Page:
Wednesday, November 30, 2005

The Liberal-Left can no longer deny the existence of the Liberal Media.

Many in the Canadian Liberal-Left as well as MSM journalists react angrily whenever we point out the political bias shown in our media against conservatives and right-of-center views in general.

Whether its Antonia Zerbisias' daily rants, the hysterical reaction by CBC employees to the website when they were "locked out" last summer, or even the hostile reaction some conservative bloggers get when they point out media bias.

Well two days into the electoral campaign, check out CBC's piece on political blogs. The main feature was the website Which is NOT a political blog anyway. The reporter describes (which is openly left-wing and even further left of the NDP on certain decisions) as a website provides "a real pulse" of the nation.

(Hat Tip: Joel Johannesen from

I don't know, but I highly doubt that comments like this about the Canadian troops in Afghanistan measures the real "pulse of the nation".

In other words, we know how many Canadian soldiers have been killed in Afghanistan (I think it's 7, right?). But we don't know how many people Canadian soldiers have killed in Afghanistan. Murder is murder. Better to have a killer who admits he's a killer than a killer who deludes himself (and the taxpayer) into thinking that he's a "peacekeeper" or some nonsense like that.

Emphasis mine.

CBC also rubbed salt on the injury by refusing to profile one single conservative blog. The only positive aspect of this is that after they watch the video, the Liberal-Left will no longer slam you as "paranoid".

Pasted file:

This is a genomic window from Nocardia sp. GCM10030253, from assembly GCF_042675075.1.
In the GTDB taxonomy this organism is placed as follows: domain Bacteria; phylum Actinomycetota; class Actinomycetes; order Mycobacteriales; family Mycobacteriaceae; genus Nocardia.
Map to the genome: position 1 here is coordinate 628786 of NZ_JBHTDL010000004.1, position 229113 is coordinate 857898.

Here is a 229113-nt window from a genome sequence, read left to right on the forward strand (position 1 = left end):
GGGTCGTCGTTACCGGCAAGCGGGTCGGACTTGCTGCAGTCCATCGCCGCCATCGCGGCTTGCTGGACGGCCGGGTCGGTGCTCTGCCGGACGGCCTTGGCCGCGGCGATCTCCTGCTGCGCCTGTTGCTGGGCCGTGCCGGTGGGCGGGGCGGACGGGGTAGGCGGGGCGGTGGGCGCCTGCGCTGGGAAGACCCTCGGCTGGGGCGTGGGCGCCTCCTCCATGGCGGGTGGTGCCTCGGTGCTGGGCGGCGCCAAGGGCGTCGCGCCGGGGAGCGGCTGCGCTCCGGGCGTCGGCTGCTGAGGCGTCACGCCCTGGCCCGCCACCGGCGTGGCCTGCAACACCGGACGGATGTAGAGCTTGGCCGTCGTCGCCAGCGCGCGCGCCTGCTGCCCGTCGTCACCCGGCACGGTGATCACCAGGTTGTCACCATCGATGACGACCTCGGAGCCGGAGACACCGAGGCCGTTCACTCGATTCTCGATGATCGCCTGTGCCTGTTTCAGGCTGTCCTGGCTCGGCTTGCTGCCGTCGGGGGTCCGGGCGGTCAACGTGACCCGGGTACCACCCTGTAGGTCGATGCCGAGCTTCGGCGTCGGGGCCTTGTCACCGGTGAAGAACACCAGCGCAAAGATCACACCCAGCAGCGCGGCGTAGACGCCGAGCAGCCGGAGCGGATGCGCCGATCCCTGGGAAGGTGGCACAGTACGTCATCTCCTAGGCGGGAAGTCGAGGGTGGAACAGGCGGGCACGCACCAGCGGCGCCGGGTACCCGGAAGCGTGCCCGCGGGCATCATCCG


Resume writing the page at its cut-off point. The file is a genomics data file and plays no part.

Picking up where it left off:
Tuesday, November 29, 2005

Reasons to hate the NDP

A few skeletons in the NDP closet that the Dippers should think about before claiming moral supremacy in this campaign:

1) Hypocrisy on Quebec and "separatism":

We all know that Stephen Harper has been severally criticized for his infamous "Firewall" letter. A letter which btw, never advocated Alberta succession, but rather called for Alberta to have the same provincial rights which Quebec enjoys currently. Harper has also been smeared as "Getting in bed with separatists" last spring when he sided to bring down the Liberals along with the Bloc Quebecois. Now these two points are utilized by many Dipper supporters. However, once we dig a little deeper into the Quebec wing of the NDP, we realize just how much of a prick Jack Layton is:

a. This barely gets any mention in English Canada, but believe it or not Jack Layton has NDP candidates in Quebec who are openly separatist and PQ supporters. In fact during the election of 2004, Stephane Dion made an issue of this that barely got any news coverage in English Canada.

b. Whenever Jack Layton swings by Quebec, he never ceases to point out the "excellent" relations between the Bloc and the NDP. In fact, when he appeared on a popular talk show last fall, he described the BLOC and the NDP to be "brothers in arms".

2) "The party of Youth and Minorities".

How many times have we heard this? That the NDP is the party that represents the interests of young people, that they deeply value the participation of their young members, that they deeply care about minority issues and look to increase the participation of minorities in Parliament.

Yeah...a couple of things that are wrong with this picture.

a. With the exception of Olivia Chow, most of the young and minority candidates are placed in ridings that are impossible to win! (E.g. Running This poor 18 year old Jewish kid against Joe Volpe in 2004).
b. When some Muslim NDP supporters wanted to consult Jack Layton on the SSM vote, Layton refused to speak to them. And further insulted them describing anyone who was against the vote on SSM was "against human rights". And believe you me the Friday sermon in my mosque following that remark was not kind to Jack! Look I understand his principle on this, but the least he could have done was meet with groups opposed to SSM and explain to them his reasoning.